Albatross (Black-browed mollymawk) Thalassarche melanophris
Species: T. melanophris
Binomial name: Thalassarche melanophris
Synonym: Diomedea melanophris
Common name: Black-browed mollymawk, Black-browed albatross, toroa, King gannet,
Mollymawks are a type of albatross. They share certain identifying features. First, they have nasal passages called naricorns that attach to the upper bill, the nostrils on the albatross are on the sides of the bill. Mollymawks produce a stomach oil made up of wax esters and triglycerides that is stored in the proventriculus. This is used against predators as well as an energy rich food source for chicks and for the adults during their long flights. They also have a salt gland that is situated above the nasal passage and helps desalinate their bodies, due to the large amount of ocean water that they imbibe. It excretes a highly saline solution from their nose.
The Thalassarche melanophris (Black-browed mollymawk) is a large seabird of the albatross family Diomedeidae; it is the most widespread and common member of its family. They are circumpolar colonial annual breeders at subantarctic islands including Antipodes Islands, Campbell Island and Snares Western Chain in New Zealand, and at Macquarie Island (Australia), Kerguelen and the Crozet Islands, South Georgia and the Falkland Islands and Ildefonso Islands off southern Chile.
The black-browed albatross is a medium-sized albatross, at 80 to 95 cm long with a 200 to 240 cm wingspan and an average weight of 2.9 to 4.7 kg. It can have a natural lifespan of over 70 years. It has a dark grey saddle and upper wings that contrast with the white rump, and underparts. The underwing is predominantly white with broad, irregular, black margins. It has a dark eyebrow and a yellow-orange bill with a darker reddish-orange tip. Juveniles have dark horn-coloured bills with dark tips, and a grey head and collar. They also have dark underwings. The features that distinguish it from other mollymawks (except the closely related Campbell albatross) are the dark eyestripe which gives it its name, a broad black edging to the white underside of its wings, white head and orange bill, tipped darker orange. The Campbell albatross is very similar but with a pale eye. Immature birds are similar to grey-headed albatrosses but the latter have wholly dark bills and more complete dark head markings.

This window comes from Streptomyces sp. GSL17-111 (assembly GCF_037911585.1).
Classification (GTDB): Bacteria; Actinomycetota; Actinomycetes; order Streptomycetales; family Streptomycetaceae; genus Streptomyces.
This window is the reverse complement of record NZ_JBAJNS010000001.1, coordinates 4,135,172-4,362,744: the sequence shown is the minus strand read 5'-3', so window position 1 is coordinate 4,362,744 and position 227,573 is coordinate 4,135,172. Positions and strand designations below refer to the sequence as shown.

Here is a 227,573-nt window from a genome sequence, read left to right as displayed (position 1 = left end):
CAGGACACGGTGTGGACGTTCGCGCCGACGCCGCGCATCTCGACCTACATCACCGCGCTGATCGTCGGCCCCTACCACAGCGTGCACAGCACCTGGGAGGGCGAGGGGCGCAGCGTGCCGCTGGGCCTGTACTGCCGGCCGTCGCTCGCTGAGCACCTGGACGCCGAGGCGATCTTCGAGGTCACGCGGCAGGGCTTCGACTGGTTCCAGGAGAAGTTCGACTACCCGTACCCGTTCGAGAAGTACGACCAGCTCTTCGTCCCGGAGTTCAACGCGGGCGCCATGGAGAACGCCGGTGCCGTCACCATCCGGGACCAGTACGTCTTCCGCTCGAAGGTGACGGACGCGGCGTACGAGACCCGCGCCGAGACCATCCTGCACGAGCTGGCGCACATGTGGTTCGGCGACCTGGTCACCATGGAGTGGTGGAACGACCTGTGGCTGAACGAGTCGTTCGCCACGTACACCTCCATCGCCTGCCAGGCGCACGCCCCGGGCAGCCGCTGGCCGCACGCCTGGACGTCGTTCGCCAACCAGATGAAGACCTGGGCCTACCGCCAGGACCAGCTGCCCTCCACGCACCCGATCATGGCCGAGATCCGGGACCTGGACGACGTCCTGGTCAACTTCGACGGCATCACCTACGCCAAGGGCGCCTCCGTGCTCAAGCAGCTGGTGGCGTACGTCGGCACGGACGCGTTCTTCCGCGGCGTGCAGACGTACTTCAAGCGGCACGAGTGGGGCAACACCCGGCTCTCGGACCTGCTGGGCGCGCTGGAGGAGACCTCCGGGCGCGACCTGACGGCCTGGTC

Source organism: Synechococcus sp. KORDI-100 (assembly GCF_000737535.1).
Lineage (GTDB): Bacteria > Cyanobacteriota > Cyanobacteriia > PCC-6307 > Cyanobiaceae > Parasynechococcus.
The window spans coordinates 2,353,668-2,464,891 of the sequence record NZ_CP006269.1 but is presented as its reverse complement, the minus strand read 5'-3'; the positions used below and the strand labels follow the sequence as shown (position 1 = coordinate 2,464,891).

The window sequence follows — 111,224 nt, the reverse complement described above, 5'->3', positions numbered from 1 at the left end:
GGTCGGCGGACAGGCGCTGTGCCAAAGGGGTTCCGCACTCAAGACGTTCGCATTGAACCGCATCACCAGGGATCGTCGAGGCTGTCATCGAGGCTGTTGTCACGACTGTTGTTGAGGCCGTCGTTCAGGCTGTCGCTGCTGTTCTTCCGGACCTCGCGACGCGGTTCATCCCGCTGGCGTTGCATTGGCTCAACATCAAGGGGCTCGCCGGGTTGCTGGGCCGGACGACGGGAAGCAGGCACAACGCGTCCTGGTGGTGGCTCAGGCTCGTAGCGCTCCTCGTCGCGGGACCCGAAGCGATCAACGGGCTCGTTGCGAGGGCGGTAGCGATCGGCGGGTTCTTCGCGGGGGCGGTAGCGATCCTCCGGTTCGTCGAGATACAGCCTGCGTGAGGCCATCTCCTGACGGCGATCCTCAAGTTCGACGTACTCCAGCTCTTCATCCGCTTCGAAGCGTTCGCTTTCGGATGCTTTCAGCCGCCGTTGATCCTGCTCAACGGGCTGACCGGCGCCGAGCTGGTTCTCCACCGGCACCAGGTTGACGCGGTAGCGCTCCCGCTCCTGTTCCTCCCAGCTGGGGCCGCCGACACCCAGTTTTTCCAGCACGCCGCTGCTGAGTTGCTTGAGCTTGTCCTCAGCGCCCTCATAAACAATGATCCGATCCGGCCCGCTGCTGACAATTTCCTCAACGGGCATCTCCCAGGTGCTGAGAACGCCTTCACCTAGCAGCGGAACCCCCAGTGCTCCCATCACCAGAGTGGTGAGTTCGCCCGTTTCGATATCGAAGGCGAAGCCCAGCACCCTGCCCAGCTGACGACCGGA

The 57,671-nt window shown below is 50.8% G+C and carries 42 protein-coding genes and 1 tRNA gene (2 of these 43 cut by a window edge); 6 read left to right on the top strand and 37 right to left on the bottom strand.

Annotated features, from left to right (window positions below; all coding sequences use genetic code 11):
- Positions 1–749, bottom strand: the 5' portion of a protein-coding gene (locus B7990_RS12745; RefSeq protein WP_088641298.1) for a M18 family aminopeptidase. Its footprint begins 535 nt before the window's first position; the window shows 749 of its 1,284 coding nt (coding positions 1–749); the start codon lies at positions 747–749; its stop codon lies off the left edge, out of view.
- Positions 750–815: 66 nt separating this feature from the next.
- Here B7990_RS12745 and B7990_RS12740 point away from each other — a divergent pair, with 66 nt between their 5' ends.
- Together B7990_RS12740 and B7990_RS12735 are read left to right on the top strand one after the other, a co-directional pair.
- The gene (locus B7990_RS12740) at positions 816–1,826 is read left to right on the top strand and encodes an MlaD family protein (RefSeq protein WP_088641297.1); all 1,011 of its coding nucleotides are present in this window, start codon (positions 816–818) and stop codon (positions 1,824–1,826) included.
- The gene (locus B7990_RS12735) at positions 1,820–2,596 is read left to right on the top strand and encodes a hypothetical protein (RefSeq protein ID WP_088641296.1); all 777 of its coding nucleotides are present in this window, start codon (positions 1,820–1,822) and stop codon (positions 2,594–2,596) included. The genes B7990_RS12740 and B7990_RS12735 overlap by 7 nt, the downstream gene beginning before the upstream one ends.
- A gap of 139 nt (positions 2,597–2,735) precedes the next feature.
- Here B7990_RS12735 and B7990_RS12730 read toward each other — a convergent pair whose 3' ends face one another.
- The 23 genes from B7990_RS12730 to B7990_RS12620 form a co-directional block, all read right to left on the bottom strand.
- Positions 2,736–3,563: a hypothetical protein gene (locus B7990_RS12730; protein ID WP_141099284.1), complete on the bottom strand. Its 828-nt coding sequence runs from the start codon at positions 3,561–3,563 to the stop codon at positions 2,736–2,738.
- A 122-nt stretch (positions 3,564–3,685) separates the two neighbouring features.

The black-browed albatross feeds on fish, squid, crustaceans, carrion, and fishery discards. This species has been observed stealing food from other species.
This species normally nests on steep slopes covered with tussock grass and sometimes on cliffs; however, on the Falklands, it nests on flat grassland on the coast. They are an annual breeder laying one egg from between 20 September and 1 November, although the Falklands, Crozet, and Kerguelen breeders lay about three weeks earlier. Incubation is done by both sexes and lasts 68 to 71 days. After hatching, the chicks take 120 to 130 days to fledge. Juveniles will return to the colony after two to three years but only to practice courtship rituals, as they start breeding around the 10th year. (Wikipedia)
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